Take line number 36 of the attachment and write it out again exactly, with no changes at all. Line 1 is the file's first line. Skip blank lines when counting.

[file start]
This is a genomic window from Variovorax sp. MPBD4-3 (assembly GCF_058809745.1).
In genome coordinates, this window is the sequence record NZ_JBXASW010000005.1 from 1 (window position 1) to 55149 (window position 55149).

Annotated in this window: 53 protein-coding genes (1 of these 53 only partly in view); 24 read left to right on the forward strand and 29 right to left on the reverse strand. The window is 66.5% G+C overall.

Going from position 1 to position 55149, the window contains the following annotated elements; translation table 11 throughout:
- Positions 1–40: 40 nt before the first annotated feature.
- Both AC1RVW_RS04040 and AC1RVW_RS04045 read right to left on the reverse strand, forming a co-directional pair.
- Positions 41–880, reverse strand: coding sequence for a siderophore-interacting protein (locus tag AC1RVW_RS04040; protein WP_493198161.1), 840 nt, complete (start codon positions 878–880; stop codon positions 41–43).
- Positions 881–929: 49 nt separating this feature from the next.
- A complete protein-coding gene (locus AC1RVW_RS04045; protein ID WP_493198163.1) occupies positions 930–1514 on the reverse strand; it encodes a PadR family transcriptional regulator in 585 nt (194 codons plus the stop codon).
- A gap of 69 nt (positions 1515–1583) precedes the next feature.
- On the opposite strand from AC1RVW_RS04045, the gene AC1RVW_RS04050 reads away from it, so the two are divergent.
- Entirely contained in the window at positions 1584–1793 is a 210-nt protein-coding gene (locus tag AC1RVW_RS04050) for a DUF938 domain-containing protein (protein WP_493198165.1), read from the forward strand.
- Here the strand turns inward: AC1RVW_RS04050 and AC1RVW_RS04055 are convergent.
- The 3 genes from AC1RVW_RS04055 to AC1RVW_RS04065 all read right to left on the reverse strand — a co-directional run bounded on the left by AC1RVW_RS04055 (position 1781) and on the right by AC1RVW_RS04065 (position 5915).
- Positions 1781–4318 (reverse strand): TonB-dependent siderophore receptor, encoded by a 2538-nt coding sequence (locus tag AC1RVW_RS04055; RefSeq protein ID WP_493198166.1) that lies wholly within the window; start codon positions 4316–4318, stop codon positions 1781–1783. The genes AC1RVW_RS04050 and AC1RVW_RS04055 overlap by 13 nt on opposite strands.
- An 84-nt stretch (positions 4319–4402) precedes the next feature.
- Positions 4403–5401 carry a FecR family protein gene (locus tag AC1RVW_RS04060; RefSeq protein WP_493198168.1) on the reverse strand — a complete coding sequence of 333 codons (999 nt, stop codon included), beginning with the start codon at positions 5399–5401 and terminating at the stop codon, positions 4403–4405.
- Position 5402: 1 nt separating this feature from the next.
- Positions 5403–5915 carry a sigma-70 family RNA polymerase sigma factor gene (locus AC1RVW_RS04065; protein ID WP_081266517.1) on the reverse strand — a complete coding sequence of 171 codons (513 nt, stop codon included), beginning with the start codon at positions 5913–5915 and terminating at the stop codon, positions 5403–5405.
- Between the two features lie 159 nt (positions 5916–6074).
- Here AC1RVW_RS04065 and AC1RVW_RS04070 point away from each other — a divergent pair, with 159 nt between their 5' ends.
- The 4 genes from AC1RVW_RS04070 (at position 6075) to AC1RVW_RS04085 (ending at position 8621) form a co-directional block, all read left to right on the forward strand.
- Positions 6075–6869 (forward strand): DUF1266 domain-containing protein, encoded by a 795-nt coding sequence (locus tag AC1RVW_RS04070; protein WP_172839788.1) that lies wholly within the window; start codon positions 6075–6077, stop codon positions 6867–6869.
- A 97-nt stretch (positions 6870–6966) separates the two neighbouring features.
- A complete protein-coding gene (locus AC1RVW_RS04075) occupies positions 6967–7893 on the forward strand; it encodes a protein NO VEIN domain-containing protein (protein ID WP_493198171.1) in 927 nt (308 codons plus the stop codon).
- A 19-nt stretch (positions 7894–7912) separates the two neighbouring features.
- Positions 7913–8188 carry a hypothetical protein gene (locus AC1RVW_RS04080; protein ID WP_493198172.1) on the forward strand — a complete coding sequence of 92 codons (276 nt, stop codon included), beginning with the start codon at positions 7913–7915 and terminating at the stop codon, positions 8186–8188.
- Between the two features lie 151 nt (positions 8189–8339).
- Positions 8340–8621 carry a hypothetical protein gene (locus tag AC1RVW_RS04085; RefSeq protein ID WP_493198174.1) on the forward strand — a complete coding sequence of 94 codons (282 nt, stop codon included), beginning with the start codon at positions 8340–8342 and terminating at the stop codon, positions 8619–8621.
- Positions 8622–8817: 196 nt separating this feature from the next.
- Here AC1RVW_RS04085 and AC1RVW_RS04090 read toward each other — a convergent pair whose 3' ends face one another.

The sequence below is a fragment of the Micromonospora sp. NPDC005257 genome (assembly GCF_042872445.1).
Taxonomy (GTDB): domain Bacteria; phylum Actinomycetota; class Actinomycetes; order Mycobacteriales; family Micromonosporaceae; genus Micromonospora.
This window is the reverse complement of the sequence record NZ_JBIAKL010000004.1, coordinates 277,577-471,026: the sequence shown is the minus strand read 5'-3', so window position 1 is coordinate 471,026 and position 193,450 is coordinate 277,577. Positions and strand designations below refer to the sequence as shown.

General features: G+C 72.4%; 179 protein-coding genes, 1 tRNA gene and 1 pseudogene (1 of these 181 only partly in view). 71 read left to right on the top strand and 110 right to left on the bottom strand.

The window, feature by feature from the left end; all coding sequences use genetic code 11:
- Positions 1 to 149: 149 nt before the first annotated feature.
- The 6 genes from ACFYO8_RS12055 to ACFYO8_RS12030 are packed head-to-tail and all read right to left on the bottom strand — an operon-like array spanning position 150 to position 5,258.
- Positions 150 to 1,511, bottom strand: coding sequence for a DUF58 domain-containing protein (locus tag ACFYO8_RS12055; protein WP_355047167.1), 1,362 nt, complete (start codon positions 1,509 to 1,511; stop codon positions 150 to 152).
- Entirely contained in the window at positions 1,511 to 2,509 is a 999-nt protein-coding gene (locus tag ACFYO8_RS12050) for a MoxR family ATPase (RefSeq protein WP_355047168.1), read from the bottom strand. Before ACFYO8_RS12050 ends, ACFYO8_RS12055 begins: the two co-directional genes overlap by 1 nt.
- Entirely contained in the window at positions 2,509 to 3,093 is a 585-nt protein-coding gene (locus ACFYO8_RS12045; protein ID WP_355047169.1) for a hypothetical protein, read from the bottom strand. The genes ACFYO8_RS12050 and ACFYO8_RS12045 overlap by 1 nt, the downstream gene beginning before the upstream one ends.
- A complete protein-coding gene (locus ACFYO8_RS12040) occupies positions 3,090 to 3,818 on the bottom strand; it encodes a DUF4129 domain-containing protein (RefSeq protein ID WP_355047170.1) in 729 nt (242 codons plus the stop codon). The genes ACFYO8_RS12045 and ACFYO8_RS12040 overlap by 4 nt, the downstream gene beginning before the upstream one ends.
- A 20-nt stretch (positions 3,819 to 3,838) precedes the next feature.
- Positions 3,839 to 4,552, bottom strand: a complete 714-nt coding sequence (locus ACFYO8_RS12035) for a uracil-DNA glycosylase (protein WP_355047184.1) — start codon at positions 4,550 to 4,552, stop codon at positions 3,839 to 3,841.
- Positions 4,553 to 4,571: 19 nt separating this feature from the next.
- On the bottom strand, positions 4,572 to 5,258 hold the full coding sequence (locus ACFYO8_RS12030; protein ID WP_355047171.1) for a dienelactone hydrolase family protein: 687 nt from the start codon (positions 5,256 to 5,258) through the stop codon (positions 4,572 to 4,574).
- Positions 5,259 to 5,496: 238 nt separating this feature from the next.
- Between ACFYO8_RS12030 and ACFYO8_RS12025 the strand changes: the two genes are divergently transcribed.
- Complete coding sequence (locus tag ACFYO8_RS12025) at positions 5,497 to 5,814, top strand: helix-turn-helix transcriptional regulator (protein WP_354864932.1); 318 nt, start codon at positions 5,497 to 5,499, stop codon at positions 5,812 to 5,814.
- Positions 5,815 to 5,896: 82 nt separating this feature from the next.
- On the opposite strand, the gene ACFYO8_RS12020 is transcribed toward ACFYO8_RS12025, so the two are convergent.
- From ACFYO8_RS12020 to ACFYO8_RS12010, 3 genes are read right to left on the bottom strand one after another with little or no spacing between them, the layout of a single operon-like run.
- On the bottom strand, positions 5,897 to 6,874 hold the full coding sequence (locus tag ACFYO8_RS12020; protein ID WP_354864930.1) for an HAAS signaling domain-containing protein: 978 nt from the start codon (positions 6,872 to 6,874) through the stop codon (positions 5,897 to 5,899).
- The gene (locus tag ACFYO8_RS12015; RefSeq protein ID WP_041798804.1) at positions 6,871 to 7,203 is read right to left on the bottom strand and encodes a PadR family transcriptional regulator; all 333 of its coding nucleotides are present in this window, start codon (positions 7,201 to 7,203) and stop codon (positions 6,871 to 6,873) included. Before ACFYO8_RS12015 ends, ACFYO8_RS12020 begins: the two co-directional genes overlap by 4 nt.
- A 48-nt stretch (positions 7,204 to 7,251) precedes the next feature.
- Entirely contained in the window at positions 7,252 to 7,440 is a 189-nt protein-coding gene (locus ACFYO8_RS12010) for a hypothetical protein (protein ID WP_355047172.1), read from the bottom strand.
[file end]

The window, feature by feature from the left end; all coding sequences use genetic code 11: